Realizing that the EPA is likely set on its path to designate at least two PFAS as “hazardous substances”, though, industries are asking the EPA to consider PFAS CERCLA exemptions for certain industries, which would exempt certain industry types from liability under CERCLA. It is highly questionable whether the EPA has the authority to create such exemptions under CERCLA. It might be possible for industries to press Congress to introduce legislation that would create such exemptions; however, given that there is already considerable federal legislative effort to regulate PFAS (and PFOA and PFOS in particular), it is uncertain whether those lobbying efforts would succeed, either.
PFAS Superfund Designation: Impact On Businesses
The downstream effects of a PFOA and PFOS designation would be massive. Companies that utilized PFOA and PFOS in their industrial or manufacturing processes and sent the PFOA/PFOS waste to landfills or otherwise discharged the chemicals into the environment will be at immediate risk for enforcement action by the EPA given the EPA’s stated intent to hold all PFAS polluters of any kind accountable. Waste management companies should be especially concerned given the large swaths of land that are utilized for landfills and the likely PFAS pollution that can be found in most landfills due to the chemicals’ prevalence in consumer goods. These site owners may be the first targeted when the PFOA/PFOS designation is made, which will lead to lawsuits filed against any company that sent waste to the landfills for contribution to the cost of cleanup that the waste management company or its insured will bear.
Also of concern to companies are the re-opener possibilities that a CERCLA designation would result in. Sites that are or were previously designated as Superfund sites will be subject to additional review for PFOA/PFOS concerns. Sites found to have PFOA/PFOS pollution can be re-opened by the EPA for investigation and remediation cost attribution to parties that the EPA finds to be responsible parties for the pollution. Whether through direct enforcement action, re-opener remediation actions, or lawsuits for contribution, the costs for site cleanup could amount to tens of millions of dollars, of course depending on the scope of pollution.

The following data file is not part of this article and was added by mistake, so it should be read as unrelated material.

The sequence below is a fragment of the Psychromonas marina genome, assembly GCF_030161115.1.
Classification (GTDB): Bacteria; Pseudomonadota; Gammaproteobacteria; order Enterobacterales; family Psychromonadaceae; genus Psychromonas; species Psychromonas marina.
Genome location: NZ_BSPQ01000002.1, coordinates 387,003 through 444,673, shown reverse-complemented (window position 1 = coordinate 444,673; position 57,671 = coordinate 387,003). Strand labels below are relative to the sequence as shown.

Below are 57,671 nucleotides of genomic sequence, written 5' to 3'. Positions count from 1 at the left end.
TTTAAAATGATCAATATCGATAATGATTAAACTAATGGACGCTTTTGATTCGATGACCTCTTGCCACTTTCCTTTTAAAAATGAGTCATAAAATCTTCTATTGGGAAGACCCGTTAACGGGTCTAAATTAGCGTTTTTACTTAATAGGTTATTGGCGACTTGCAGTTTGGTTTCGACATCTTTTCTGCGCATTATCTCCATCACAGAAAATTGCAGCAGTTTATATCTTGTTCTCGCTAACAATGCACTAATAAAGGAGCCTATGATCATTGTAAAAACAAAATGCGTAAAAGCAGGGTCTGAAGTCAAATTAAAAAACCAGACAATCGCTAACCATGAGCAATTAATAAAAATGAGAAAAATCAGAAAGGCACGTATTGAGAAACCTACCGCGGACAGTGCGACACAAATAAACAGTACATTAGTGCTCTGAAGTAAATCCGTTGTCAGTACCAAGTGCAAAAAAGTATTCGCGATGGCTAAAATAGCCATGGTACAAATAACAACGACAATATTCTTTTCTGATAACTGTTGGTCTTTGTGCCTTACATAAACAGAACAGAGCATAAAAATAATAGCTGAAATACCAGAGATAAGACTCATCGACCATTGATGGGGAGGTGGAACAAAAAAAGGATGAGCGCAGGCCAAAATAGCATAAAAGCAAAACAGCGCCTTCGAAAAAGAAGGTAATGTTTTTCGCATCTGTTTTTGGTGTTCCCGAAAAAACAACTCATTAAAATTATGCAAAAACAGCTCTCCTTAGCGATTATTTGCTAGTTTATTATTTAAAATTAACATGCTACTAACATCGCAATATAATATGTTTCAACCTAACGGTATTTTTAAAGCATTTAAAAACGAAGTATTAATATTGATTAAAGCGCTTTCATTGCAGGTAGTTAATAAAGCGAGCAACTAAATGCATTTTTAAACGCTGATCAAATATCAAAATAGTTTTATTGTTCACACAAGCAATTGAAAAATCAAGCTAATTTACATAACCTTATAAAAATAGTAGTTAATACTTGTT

Now more than ever, the EPA is clearly on a path to regulate PFAS contamination in the country’s water, land and air. The EPA has also for the first time publicly stated when they expect such regulations to be enacted. These regulations will require states to act, as well (and some states may still enact stronger regulations than the EPA). Both the federal and the state level regulations will impact businesses and industries of many kinds, even if their contribution to drinking water contamination issues may seem on the surface to be de minimus. In states that already have PFAS drinking water standards enacted, businesses and property owners have already seen local environmental agencies scrutinize possible sources of PFAS pollution much more closely than ever before, which has resulted in unexpected costs. Beyond drinking water, though, the EPA PFAS plan shows the EPA’s desire to take regulatory action well beyond just drinking water, and companies absolutely must begin preparing now for regulatory actions that will have significant financial impacts down the road.